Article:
MS Provides Complete CPL File List

MS Provides “Complete” CPL File List

“What,” you may ask, “is a CPL file?” It stands for control panel item or component, and maps to something you can run inside the Control Panel hierarchy. You can see the top level of my Windows 10 hierarchy above, and a corresponding one from Windows 11 below. Though MS is working to replace CPL items with Settings elements, there are still a lot of CPLs around. In fact, MS provides complete CPL file list on one of its support pages. It’s called “How to run Control Panel tools by typing a command.”

Click image for full-size view (Windows 11 CP).

MS Provides “Complete” CPL File List: Use It!

Upon closer examination of this list, and comparisons with voidtools Everything output (search on “*.cpl”) I can see several limitations of this list. But for most of the items that do appear therein as actual .cpl references, they do provide quick access via PowerShell or the Command Prompt. That said two of the items — namely, the Fonts Folder and the Printers — simply tell readers to use corresponding folder structures.

OTOH, there are numerous items that aren’t on the list that do appear in the Control Panel window. That makes things interesting. You can also see that third parties can and do register items in the Control Panel. And the list is neither complete nor accurate when it comes to Windows 10 and 11. Let me lay things out, then explain…

Get It from a Table…

I built a table that shows item names, cpl file names (when present), and the name of the software item that launches. Some may surprise you: they sure surprised me!

Control Panel Item CPL filename Result in Windows 10/11
Accessibility options access.cpl not found (use Settings > Ease of Access)
Add New Hardware sysdm.cpl System Properties CPL (computer name tab)
Add/Remove Programs appwiz.cpl Add/Remove programs CPL
Date/Time Properties timedate.cpl Date and Time CPL
Display Properties desk.cpl Opens Settings > System > Display
Findfast control findfast.cpl Defunct (no longer available)
Fonts folder ==none== Visit C:\Windows\Fonts
Internet Properties inetcpl.cpl Opens Internet Properties (General tab)
Joystick Properties joy.cpl Opens Game Controllers CPL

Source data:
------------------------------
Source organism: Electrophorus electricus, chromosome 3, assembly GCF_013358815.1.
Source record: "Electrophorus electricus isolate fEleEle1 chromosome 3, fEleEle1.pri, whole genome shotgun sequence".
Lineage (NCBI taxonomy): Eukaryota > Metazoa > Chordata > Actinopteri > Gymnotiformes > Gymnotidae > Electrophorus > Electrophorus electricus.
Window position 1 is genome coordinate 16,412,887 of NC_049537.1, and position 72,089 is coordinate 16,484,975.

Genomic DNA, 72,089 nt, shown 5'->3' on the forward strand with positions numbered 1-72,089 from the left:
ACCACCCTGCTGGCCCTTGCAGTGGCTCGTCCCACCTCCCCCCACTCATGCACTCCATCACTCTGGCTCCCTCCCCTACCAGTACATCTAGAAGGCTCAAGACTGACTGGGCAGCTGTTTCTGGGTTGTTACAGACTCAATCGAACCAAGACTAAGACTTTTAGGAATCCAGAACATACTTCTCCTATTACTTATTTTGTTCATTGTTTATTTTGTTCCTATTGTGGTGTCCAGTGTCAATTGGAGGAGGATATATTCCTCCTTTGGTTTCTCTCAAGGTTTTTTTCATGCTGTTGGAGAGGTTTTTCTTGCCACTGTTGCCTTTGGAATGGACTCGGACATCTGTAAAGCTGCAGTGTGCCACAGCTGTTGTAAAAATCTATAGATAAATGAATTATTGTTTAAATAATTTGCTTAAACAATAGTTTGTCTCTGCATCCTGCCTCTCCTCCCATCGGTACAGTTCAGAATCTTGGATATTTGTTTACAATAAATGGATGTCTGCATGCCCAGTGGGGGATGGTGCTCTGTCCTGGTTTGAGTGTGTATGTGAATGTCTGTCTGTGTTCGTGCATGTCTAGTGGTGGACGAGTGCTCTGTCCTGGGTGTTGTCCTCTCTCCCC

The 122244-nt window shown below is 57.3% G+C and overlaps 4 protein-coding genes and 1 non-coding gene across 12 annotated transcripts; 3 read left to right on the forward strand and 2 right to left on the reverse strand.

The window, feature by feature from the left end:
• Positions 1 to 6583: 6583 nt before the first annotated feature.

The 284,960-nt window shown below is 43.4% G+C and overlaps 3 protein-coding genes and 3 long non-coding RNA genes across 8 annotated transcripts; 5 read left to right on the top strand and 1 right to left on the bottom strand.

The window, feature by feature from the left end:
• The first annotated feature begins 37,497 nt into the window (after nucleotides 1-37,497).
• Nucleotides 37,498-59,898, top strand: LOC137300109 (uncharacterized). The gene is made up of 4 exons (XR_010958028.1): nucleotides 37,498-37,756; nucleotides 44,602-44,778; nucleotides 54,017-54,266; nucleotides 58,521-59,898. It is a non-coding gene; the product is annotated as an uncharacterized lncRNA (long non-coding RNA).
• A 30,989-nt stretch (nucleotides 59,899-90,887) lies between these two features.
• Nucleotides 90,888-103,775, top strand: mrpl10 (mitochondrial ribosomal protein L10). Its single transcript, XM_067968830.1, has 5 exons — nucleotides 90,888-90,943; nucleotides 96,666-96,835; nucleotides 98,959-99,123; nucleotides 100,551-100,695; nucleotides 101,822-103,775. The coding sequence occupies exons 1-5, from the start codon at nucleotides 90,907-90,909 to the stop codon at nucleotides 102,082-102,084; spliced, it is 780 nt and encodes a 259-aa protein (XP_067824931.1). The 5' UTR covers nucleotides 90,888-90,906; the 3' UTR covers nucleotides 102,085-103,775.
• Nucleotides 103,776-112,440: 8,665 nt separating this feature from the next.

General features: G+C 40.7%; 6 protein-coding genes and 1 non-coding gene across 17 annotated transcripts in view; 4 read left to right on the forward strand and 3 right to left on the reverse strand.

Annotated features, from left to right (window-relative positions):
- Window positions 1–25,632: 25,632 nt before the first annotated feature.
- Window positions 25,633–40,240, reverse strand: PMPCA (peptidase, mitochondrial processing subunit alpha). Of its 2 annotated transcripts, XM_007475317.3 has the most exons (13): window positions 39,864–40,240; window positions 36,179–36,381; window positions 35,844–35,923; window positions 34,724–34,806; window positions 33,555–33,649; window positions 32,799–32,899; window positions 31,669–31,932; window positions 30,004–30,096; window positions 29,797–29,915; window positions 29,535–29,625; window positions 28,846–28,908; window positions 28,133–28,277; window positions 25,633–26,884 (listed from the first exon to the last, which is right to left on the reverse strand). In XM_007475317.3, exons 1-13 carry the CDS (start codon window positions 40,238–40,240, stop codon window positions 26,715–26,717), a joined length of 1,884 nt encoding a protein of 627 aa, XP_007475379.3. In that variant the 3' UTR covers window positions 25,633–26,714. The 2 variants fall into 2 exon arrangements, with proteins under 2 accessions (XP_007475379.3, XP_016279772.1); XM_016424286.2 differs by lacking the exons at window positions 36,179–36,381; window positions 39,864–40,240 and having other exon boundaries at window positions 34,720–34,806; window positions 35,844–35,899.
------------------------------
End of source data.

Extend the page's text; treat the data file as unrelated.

Keyboard Properties main.cpl Opens Mouse Properties CPL
Microsoft Exchange mlcf632.cpl Defunct (no longer available)
Microsoft Mail wgpocpl.cpl Defunct (no longer available)
Modem Properties modem.cpl Defunct (no longer available)
Mouse Properties main.cpl Opens Mouse Properties CPL
Multimedia Properties mmsys.cpl Opens Sound CPL
Network Properties netcpl.cpl Not found (use Settings > Network & Internet)
Password Properties password.cpl Not found (use Settings > Accounts > Sign-in…)
PC Card main.cpl Opens Mouse Properties CPL (but defunct)
Power Management powercfg.cpl Opens Power Options CPL
Printers Folder ==none== Use Settings > Bluetooth & devices > Printers…
Regional Settings intl.cpl Region CPL
Scanners and Cameras sticpl.cpl Not found (use Settings > Bluetooth… > Printers…)
Sound Properties mmsys.cpl Sound CPL
System Properties sysdm.cpl System Properties (computer name tab)

What’s Interesting Here?

This file clearly shows its age with some items (especially Exchange and Mail stuff) long, long gone from Windows. The need to use Settings elements instead of CPLs shows the gradual shift-over from the latter to the former. It’s also interesting how many still work just as they always did.

Ahhhh, Windows. It’s always an education to dig into the details and see how older versions still have influence. But new forces (and designs) will inexorably push old stuff out of the way (e.g. PCMCIA or PC Card stuff). Interestingly the meta-data says this file was created in 2017 and last updated in 2021. That shows, and explains why some of its info is just plain out of date and thus, wrong.



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